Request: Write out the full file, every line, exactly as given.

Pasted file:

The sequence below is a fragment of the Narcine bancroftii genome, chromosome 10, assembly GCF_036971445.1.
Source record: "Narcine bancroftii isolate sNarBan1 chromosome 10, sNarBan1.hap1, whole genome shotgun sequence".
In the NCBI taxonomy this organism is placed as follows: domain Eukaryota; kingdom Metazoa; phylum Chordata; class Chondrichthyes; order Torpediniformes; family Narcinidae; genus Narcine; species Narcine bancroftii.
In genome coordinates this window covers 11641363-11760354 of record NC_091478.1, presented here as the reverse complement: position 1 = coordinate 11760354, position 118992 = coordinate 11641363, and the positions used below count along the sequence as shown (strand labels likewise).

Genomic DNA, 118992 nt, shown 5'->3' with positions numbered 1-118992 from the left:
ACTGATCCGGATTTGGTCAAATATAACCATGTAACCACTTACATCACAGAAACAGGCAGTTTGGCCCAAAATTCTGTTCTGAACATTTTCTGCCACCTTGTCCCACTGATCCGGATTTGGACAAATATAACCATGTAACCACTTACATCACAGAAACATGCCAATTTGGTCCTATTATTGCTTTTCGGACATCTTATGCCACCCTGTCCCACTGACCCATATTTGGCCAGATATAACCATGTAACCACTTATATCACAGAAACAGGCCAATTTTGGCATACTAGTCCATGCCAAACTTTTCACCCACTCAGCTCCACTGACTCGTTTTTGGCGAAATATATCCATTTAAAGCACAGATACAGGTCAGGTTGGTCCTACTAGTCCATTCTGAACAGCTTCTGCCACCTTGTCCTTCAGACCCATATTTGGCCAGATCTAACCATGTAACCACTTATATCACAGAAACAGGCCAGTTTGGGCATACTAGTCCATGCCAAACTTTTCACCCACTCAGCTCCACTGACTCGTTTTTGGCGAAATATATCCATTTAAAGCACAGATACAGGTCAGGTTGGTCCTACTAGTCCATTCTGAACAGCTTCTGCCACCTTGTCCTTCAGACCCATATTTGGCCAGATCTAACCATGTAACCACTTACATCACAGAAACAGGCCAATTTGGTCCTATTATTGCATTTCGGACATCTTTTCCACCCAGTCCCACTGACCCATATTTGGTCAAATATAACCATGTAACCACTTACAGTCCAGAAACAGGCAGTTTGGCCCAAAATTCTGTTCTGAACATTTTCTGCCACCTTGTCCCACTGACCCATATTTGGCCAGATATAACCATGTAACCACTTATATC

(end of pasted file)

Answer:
The sequence below is a fragment of the Narcine bancroftii genome, chromosome 10, assembly GCF_036971445.1.
Source record: "Narcine bancroftii isolate sNarBan1 chromosome 10, sNarBan1.hap1, whole genome shotgun sequence".
In the NCBI taxonomy this organism is placed as follows: domain Eukaryota; kingdom Metazoa; phylum Chordata; class Chondrichthyes; order Torpediniformes; family Narcinidae; genus Narcine; species Narcine bancroftii.
In genome coordinates this window covers 11641363-11760354 of record NC_091478.1, presented here as the reverse complement: position 1 = coordinate 11760354, position 118992 = coordinate 11641363, and the positions used below count along the sequence as shown (strand labels likewise).

Genomic DNA, 118992 nt, shown 5'->3' with positions numbered 1-118992 from the left:
ACTGATCCGGATTTGGTCAAATATAACCATGTAACCACTTACATCACAGAAACAGGCAGTTTGGCCCAAAATTCTGTTCTGAACATTTTCTGCCACCTTGTCCCACTGATCCGGATTTGGACAAATATAACCATGTAACCACTTACATCACAGAAACATGCCAATTTGGTCCTATTATTGCTTTTCGGACATCTTATGCCACCCTGTCCCACTGACCCATATTTGGCCAGATATAACCATGTAACCACTTATATCACAGAAACAGGCCAATTTTGGCATACTAGTCCATGCCAAACTTTTCACCCACTCAGCTCCACTGACTCGTTTTTGGCGAAATATATCCATTTAAAGCACAGATACAGGTCAGGTTGGTCCTACTAGTCCATTCTGAACAGCTTCTGCCACCTTGTCCTTCAGACCCATATTTGGCCAGATCTAACCATGTAACCACTTATATCACAGAAACAGGCCAGTTTGGGCATACTAGTCCATGCCAAACTTTTCACCCACTCAGCTCCACTGACTCGTTTTTGGCGAAATATATCCATTTAAAGCACAGATACAGGTCAGGTTGGTCCTACTAGTCCATTCTGAACAGCTTCTGCCACCTTGTCCTTCAGACCCATATTTGGCCAGATCTAACCATGTAACCACTTACATCACAGAAACAGGCCAATTTGGTCCTATTATTGCATTTCGGACATCTTTTCCACCCAGTCCCACTGACCCATATTTGGTCAAATATAACCATGTAACCACTTACAGTCCAGAAACAGGCAGTTTGGCCCAAAATTCTGTTCTGAACATTTTCTGCCACCTTGTCCCACTGACCCATATTTGGCCAGATATAACCATGTAACCACTTATATC